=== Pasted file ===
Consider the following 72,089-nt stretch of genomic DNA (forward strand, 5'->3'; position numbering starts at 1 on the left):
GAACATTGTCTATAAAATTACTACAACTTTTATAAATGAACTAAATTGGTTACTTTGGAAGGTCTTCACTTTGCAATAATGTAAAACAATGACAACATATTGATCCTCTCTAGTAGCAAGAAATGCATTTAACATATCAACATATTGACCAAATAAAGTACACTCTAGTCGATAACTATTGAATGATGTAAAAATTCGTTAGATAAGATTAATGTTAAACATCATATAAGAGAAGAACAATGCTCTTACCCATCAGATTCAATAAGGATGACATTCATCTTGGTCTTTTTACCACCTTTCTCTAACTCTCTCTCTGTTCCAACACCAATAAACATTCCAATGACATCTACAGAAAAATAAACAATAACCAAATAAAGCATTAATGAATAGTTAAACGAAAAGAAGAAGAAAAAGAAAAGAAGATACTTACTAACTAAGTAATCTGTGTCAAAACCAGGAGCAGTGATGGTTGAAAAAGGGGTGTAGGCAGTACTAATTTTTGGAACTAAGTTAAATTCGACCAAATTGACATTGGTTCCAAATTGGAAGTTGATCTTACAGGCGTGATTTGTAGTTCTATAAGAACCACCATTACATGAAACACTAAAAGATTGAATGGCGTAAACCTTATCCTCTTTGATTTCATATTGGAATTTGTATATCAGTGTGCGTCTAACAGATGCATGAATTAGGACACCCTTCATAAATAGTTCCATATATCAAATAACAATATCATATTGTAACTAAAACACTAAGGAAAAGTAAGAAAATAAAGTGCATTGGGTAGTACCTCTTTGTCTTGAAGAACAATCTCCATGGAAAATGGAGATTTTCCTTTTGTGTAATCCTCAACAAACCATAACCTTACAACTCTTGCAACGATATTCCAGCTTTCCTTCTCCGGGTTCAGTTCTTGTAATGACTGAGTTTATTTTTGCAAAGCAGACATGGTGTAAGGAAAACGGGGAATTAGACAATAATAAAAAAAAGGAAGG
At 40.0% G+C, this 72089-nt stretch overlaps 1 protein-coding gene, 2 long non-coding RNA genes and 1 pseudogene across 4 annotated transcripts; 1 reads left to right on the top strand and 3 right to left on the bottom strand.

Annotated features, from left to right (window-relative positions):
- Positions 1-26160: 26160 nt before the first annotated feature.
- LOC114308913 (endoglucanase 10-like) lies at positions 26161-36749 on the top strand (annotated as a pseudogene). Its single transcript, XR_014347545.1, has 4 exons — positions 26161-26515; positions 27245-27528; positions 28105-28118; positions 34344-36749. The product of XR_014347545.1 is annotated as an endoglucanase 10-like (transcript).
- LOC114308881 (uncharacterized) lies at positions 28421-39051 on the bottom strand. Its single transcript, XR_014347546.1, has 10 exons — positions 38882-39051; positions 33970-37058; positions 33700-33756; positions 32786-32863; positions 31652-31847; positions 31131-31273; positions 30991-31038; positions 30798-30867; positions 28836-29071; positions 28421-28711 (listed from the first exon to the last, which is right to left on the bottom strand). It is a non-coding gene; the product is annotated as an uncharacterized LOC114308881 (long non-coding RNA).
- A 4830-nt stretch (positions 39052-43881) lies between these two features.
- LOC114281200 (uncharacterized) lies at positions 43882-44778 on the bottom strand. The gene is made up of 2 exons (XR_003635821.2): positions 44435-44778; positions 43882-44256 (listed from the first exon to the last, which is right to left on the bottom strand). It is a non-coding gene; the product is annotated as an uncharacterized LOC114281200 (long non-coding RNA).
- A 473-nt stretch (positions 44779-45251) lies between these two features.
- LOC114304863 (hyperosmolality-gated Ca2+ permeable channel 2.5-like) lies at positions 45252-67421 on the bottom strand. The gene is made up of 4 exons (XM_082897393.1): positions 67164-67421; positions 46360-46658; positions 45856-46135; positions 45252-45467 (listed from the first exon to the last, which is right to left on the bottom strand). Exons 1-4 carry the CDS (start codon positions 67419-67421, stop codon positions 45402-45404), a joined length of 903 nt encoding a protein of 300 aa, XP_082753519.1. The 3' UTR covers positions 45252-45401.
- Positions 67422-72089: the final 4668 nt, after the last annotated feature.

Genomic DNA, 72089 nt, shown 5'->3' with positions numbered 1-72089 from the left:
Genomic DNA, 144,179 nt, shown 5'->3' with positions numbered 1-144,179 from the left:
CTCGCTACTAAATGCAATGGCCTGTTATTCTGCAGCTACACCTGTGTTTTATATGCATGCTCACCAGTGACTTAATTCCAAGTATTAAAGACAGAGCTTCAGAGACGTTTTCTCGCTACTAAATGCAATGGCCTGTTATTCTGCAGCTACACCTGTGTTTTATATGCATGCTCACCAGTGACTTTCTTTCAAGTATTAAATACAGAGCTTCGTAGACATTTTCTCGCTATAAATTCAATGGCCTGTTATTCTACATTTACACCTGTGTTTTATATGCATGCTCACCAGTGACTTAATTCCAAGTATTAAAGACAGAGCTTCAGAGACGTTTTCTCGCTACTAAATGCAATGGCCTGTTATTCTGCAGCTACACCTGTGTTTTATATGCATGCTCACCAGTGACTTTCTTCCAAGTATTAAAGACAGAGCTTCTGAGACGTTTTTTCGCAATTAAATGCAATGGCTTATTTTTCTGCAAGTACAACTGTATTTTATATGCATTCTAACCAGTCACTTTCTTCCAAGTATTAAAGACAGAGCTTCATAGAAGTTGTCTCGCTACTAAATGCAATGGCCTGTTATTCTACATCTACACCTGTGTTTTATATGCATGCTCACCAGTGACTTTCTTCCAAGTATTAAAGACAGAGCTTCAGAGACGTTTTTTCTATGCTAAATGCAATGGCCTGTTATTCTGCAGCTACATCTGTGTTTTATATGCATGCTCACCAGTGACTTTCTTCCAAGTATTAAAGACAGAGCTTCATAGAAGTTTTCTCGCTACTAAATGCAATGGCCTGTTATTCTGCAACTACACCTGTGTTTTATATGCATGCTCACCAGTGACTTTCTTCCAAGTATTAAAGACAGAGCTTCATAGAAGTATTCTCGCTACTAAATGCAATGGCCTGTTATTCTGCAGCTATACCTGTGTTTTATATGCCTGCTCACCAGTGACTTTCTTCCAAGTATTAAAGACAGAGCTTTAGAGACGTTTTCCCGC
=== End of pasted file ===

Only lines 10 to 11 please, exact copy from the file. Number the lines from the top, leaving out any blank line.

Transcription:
- A 473-nt stretch (positions 44779-45251) lies between these two features.
- LOC114304863 (hyperosmolality-gated Ca2+ permeable channel 2.5-like) lies at positions 45252-67421 on the bottom strand. The gene is made up of 4 exons (XM_082897393.1): positions 67164-67421; positions 46360-46658; positions 45856-46135; positions 45252-45467 (listed from the first exon to the last, which is right to left on the bottom strand). Exons 1-4 carry the CDS (start codon positions 67419-67421, stop codon positions 45402-45404), a joined length of 903 nt encoding a protein of 300 aa, XP_082753519.1. The 3' UTR covers positions 45252-45401.